There are many forms of punishment, but basically the parent or teacher should not rush to punish the child because, as St John Chrysostom says, “Precisely this is the distinguishing characteristic of those bringing up and educating children: they do not resort quickly to punishment, but attempt to correct the child. They are always cautious about imposing punishment.”
All these extracts show how to bring up children. Only someone mature and complete can bring up children correctly.
The religious upbringing and education of children is a wide-ranging and interesting subject, and only a few points need be emphasised here.
When we refer to religious upbringing and education we are not talking about something vague and colourless. Above all we mean upbringing and education in the Church, in accordance with the aim of the Church. Education in the Church is linked with the Church’s sacramental and ascetic life. By “ascetic life” we mean the keeping of Christ’s commandments. Our endeavour to subject our own will to the will of God is referred to as asceticism.
Those responsible for bringing up and educating children ought not to restrict their interest to teaching children skills. They should also be interested in the children’s Christian education. The aim of such education is for a person to take the form of Christ, to become like Christ. St John Chrysostom says,
“Is it not strange that we send our children to learn skills and to school, and make a lot of effort for this purpose, but we do not bring them up in the training and admonition of the Lord?
We are actually the first to reap the fruits of this, when we bring up our children to be impertinent, immoral, unruly and unkind. We should stop doing this, and listen to St Paul, who advises us to bring up our children in the training and admonition of the Lord. We ought to set them an example and encourage them from an early age to read the Scriptures…From the start you should bring them up in the training and admonition of the Lord. Do not imagine that listening carefully to Holy Scripture is unnecessary… Do not say, That is only for monks; I do not want to make him into a monk. There is no need for him to become a monk. Why are you afraid of something that brings so many rewards? Make him into a Christian.”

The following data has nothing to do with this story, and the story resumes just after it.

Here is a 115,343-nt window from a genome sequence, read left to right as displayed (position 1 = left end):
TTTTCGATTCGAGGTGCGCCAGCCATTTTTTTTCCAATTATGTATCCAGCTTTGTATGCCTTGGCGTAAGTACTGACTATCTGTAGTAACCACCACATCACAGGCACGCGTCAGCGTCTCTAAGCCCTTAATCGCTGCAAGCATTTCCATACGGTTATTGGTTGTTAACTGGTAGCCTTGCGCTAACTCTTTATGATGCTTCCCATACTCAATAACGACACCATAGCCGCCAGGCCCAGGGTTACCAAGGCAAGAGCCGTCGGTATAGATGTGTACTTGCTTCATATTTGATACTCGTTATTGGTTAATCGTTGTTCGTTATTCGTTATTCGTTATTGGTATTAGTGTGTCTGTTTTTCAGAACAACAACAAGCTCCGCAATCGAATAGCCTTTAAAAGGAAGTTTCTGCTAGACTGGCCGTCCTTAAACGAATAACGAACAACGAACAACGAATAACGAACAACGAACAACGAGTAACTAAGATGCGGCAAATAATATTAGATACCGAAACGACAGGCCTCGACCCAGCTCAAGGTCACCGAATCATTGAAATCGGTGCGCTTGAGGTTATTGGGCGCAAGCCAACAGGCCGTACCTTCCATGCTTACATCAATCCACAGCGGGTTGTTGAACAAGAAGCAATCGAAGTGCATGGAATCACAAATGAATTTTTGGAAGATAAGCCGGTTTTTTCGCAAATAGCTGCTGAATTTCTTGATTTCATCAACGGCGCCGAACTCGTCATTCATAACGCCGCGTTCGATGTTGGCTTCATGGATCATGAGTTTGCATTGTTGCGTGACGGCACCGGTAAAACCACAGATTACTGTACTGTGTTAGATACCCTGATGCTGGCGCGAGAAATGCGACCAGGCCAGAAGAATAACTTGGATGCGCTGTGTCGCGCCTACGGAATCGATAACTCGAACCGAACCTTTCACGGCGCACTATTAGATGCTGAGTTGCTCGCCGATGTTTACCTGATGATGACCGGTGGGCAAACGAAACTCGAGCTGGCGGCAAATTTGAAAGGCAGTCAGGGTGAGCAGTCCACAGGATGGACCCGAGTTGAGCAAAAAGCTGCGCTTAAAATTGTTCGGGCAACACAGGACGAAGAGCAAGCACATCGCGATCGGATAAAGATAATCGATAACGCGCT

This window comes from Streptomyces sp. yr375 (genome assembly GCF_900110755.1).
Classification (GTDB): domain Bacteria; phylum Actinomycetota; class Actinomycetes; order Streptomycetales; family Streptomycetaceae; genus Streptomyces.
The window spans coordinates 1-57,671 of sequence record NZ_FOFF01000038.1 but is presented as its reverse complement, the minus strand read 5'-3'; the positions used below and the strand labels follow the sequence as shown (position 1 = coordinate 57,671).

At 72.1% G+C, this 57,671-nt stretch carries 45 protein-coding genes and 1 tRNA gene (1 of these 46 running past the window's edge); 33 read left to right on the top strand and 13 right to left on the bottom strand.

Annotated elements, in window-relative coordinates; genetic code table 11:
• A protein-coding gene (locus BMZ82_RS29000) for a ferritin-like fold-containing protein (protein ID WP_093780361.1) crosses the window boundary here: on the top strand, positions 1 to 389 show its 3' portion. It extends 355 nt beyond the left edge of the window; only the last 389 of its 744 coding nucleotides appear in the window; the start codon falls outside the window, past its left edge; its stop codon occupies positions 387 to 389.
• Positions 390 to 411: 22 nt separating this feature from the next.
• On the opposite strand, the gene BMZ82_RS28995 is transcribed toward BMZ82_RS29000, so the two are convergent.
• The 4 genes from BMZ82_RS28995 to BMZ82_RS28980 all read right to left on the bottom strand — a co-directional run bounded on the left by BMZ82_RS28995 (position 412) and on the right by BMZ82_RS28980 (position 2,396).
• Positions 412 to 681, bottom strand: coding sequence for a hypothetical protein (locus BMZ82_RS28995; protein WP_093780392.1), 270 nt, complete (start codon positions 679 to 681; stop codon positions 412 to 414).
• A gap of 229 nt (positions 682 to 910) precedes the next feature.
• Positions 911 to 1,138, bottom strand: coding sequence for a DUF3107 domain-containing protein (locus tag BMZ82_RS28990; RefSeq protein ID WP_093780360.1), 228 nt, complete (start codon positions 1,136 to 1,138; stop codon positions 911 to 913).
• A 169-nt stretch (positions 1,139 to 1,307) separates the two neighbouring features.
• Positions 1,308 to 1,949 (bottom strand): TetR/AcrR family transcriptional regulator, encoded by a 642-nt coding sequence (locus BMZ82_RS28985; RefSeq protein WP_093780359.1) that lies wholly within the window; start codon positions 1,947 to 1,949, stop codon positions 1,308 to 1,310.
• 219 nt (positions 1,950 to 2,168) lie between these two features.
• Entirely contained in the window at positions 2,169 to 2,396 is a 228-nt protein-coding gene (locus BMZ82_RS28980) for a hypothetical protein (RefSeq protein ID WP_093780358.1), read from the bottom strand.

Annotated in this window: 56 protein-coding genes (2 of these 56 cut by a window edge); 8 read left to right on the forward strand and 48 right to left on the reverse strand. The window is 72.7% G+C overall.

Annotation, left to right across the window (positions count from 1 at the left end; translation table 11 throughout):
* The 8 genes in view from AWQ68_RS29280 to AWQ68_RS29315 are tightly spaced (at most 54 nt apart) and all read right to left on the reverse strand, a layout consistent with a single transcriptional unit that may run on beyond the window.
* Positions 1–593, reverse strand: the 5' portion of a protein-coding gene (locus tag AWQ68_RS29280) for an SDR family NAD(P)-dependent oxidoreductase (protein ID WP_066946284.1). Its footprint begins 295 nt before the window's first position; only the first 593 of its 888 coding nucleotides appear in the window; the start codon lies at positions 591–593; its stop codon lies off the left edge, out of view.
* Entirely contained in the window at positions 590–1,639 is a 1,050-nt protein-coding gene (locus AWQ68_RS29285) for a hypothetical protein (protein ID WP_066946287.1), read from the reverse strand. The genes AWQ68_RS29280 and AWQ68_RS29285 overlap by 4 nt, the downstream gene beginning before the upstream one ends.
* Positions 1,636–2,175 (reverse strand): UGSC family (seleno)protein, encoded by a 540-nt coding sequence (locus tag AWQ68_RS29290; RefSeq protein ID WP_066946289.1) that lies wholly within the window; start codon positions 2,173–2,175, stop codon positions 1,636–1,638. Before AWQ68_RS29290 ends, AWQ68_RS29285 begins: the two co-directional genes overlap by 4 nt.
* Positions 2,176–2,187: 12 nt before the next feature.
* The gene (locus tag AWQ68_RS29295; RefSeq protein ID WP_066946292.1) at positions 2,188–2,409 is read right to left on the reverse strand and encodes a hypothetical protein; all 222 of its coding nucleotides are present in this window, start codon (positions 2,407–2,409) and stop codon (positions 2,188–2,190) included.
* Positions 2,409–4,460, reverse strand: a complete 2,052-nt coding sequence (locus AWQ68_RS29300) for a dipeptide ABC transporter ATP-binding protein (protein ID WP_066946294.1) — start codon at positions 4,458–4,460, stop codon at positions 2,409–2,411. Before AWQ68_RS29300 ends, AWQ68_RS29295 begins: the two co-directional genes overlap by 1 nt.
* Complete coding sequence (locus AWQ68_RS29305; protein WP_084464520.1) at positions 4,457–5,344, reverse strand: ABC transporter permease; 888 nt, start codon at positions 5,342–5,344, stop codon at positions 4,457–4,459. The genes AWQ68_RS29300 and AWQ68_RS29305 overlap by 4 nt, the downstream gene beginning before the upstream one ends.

He goes on to suggest,
“Do not enquire how to help him make progress in secular studies or how he can become eminent. On the contrary, be concerned about how you can teach him to despise earthly glory. In this way he will become more splendid and more eminent…” “Do not struggle to make him an orator, but train him to be a philosopher. If the first does not happen no harm will be done, but when the second is lacking any amount of rhetoric will do no good.”
As well as sending their children to school, parents ought also to send them to Church.
“We send our children to school on the assumption that they will learn their lessons, and it should be the same when we send them to Church, or rather, when we lead them there ourselves. We ought not to give others the task of taking them. We should hold their hand and take them and ask them to remember everything they hear and are taught.”
Children ought to be taught to pray.
“Teach your child to pray with great zeal and contrition. Do not tell me that he cannot do it. He can, as he is intelligent, and physically and spiritually able. We have many examples of children praying in ancient times, such as Daniel and Joseph. Do not raise the objection that Joseph was seventeen years old, but consider the fact that because of his virtue he had already attracted his father’s love more than his elder brothers. And Jacob was younger, and possibly Jeremiah as well. Daniel was twelve years old when he prayed; so was Solomon when he made that magnificent prayer. And when Samuel was young he taught his own teacher. So we ought not to give up hope and imagine that young people cannot pray. What hinders prayer is not being young, but being mentally immature. Let the child learn to pray with great contrition and to keep vigil as much as he can…”
Of course, such things cannot be imposed, but parents and teachers ought to know that this is the direction in which they should be aiming. Particular care is needed not to provoke a reaction, which could have negative consequences for the rest of the child’s life.
We should also give children Christian names as an incentive towards virtue; not just names that are in the family, but Christian names so that they can imitate the life and example of the saints.
This is a wide-ranging, interesting and complex subject. There are other aspects that have been touched upon superficially or completely omitted. All the same, I think it has been demonstrated that the holy Fathers take a realistic view of the issue of bringing up children, and make a reliable and substantial contribution. Their words are beneficial and important, and we ought to take them seriously into account. We all want children to become good citizens in the community, but most of all good citizens of the Kingdom of Heaven. The family ought to become an antechamber of the Kingdom of God, a Paradise and a Church within the home.
—Metropolitan Hierotheos of Nafpaktos, The Science of Spiritual Medicine: Orthodox Psychotherapy in Action
*The quotations from St John Chrysostom are taken from the book Goneis kai paidia [Parents and Children] by Fr. Philotheos Pharos and Fr. Stavros Kophinas, published by Akritas (in Greek)